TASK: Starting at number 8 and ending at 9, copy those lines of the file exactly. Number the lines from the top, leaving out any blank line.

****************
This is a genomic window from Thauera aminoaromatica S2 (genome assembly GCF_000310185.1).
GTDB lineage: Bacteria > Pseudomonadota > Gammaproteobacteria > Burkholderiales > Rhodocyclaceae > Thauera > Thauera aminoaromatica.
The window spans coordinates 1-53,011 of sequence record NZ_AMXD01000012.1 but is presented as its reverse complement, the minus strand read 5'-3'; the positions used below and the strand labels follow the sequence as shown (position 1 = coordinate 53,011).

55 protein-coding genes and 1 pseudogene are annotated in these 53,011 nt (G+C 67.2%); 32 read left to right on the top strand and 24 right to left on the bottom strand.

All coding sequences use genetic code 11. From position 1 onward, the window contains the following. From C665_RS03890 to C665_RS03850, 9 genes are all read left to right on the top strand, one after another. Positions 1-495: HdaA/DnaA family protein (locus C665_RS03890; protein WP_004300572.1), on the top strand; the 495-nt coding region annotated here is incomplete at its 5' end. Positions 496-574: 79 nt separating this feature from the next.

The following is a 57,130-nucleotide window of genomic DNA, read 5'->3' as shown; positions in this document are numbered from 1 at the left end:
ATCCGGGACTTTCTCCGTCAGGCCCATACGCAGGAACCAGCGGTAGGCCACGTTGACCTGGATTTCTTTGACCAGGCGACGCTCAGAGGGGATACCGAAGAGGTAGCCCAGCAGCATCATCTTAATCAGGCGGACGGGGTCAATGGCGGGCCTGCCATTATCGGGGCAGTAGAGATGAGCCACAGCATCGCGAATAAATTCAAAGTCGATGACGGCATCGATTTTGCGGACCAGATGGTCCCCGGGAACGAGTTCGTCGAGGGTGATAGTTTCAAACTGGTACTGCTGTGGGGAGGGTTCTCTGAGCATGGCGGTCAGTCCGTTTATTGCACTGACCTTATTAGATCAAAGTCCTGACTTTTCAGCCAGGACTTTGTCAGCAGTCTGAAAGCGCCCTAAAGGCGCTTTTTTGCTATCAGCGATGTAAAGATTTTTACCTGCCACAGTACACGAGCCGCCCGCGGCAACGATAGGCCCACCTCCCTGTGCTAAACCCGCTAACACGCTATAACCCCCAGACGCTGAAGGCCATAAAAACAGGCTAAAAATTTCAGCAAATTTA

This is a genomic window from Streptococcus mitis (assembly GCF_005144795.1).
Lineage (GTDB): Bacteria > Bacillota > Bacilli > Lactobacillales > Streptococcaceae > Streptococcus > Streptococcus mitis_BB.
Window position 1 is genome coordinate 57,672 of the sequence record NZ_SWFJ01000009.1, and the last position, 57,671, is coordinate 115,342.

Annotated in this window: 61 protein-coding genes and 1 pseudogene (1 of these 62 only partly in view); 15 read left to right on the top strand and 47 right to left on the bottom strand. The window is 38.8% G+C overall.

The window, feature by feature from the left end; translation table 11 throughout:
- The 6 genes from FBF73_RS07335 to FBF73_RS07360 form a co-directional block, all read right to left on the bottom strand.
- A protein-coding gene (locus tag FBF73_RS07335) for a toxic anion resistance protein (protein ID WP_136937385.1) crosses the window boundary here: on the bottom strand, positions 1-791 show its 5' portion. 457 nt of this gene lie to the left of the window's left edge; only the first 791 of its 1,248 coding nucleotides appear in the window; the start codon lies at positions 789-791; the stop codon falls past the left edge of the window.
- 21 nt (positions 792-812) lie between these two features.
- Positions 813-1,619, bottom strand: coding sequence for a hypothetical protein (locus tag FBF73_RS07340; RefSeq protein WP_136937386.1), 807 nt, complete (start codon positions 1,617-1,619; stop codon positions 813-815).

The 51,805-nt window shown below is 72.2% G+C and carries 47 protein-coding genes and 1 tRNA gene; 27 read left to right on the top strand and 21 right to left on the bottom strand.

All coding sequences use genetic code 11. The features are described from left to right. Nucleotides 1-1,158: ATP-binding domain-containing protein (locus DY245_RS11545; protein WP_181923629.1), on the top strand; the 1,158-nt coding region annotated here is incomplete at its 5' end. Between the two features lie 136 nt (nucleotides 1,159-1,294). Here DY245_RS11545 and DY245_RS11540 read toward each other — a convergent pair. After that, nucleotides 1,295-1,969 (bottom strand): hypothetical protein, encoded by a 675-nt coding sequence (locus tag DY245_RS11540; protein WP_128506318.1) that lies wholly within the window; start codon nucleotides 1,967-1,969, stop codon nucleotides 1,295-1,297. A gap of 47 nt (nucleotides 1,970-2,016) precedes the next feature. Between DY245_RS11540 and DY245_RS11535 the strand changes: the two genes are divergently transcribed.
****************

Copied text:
This is a genomic window from Streptococcus mitis (assembly GCF_005144795.1).
Lineage (GTDB): Bacteria > Bacillota > Bacilli > Lactobacillales > Streptococcaceae > Streptococcus > Streptococcus mitis_BB.